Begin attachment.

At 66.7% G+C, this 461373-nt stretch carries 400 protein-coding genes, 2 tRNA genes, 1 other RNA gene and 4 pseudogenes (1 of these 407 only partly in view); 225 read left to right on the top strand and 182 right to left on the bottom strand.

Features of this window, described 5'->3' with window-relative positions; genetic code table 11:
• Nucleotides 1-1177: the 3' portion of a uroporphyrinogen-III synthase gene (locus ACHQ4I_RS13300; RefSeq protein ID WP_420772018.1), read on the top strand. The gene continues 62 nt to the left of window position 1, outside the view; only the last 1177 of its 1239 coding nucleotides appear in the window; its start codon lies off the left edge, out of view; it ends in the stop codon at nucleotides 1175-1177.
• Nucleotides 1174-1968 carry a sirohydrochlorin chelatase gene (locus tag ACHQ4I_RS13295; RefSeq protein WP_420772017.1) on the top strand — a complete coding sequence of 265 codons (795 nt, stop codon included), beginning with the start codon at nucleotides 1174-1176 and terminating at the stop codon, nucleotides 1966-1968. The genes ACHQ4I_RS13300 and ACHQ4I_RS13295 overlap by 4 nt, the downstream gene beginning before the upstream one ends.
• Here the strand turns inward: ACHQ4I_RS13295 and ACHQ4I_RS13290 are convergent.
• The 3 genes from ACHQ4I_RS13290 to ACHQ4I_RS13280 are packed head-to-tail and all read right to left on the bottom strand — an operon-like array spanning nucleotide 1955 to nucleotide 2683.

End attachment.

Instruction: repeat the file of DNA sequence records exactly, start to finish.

At 66.7% G+C, this 461373-nt stretch carries 400 protein-coding genes, 2 tRNA genes, 1 other RNA gene and 4 pseudogenes (1 of these 407 only partly in view); 225 read left to right on the top strand and 182 right to left on the bottom strand.

Features of this window, described 5'->3' with window-relative positions; genetic code table 11:
• Nucleotides 1-1177: the 3' portion of a uroporphyrinogen-III synthase gene (locus ACHQ4I_RS13300; RefSeq protein ID WP_420772018.1), read on the top strand. The gene continues 62 nt to the left of window position 1, outside the view; only the last 1177 of its 1239 coding nucleotides appear in the window; its start codon lies off the left edge, out of view; it ends in the stop codon at nucleotides 1175-1177.
• Nucleotides 1174-1968 carry a sirohydrochlorin chelatase gene (locus tag ACHQ4I_RS13295; RefSeq protein WP_420772017.1) on the top strand — a complete coding sequence of 265 codons (795 nt, stop codon included), beginning with the start codon at nucleotides 1174-1176 and terminating at the stop codon, nucleotides 1966-1968. The genes ACHQ4I_RS13300 and ACHQ4I_RS13295 overlap by 4 nt, the downstream gene beginning before the upstream one ends.
• Here the strand turns inward: ACHQ4I_RS13295 and ACHQ4I_RS13290 are convergent.
• The 3 genes from ACHQ4I_RS13290 to ACHQ4I_RS13280 are packed head-to-tail and all read right to left on the bottom strand — an operon-like array spanning nucleotide 1955 to nucleotide 2683.